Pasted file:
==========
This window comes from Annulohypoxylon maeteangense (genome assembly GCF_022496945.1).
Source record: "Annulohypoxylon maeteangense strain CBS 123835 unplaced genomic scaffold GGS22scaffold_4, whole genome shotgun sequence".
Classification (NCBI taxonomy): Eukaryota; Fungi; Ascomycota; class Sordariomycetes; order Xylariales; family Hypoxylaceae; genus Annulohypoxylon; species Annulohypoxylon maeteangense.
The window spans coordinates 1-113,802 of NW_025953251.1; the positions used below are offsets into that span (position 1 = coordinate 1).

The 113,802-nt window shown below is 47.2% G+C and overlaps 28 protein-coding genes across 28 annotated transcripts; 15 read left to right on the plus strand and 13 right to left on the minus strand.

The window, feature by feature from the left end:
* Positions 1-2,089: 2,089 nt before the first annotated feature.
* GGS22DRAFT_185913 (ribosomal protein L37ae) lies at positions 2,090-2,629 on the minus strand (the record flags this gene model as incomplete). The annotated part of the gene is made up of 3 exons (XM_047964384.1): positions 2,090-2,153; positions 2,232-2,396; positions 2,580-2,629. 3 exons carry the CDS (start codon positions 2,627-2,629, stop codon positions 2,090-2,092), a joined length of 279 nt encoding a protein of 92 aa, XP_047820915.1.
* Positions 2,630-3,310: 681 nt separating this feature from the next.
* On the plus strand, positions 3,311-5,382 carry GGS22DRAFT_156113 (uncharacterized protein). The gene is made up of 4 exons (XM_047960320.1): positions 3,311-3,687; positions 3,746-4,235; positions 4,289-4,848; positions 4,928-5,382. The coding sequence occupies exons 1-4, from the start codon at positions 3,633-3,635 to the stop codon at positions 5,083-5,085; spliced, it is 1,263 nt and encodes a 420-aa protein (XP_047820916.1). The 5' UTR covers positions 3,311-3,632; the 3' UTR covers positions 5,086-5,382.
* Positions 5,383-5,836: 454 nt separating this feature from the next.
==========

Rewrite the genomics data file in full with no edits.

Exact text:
This window comes from Annulohypoxylon maeteangense (genome assembly GCF_022496945.1).
Source record: "Annulohypoxylon maeteangense strain CBS 123835 unplaced genomic scaffold GGS22scaffold_4, whole genome shotgun sequence".
Classification (NCBI taxonomy): Eukaryota; Fungi; Ascomycota; class Sordariomycetes; order Xylariales; family Hypoxylaceae; genus Annulohypoxylon; species Annulohypoxylon maeteangense.
The window spans coordinates 1-113,802 of NW_025953251.1; the positions used below are offsets into that span (position 1 = coordinate 1).

The 113,802-nt window shown below is 47.2% G+C and overlaps 28 protein-coding genes across 28 annotated transcripts; 15 read left to right on the plus strand and 13 right to left on the minus strand.

The window, feature by feature from the left end:
* Positions 1-2,089: 2,089 nt before the first annotated feature.
* GGS22DRAFT_185913 (ribosomal protein L37ae) lies at positions 2,090-2,629 on the minus strand (the record flags this gene model as incomplete). The annotated part of the gene is made up of 3 exons (XM_047964384.1): positions 2,090-2,153; positions 2,232-2,396; positions 2,580-2,629. 3 exons carry the CDS (start codon positions 2,627-2,629, stop codon positions 2,090-2,092), a joined length of 279 nt encoding a protein of 92 aa, XP_047820915.1.
* Positions 2,630-3,310: 681 nt separating this feature from the next.
* On the plus strand, positions 3,311-5,382 carry GGS22DRAFT_156113 (uncharacterized protein). The gene is made up of 4 exons (XM_047960320.1): positions 3,311-3,687; positions 3,746-4,235; positions 4,289-4,848; positions 4,928-5,382. The coding sequence occupies exons 1-4, from the start codon at positions 3,633-3,635 to the stop codon at positions 5,083-5,085; spliced, it is 1,263 nt and encodes a 420-aa protein (XP_047820916.1). The 5' UTR covers positions 3,311-3,632; the 3' UTR covers positions 5,086-5,382.
* Positions 5,383-5,836: 454 nt separating this feature from the next.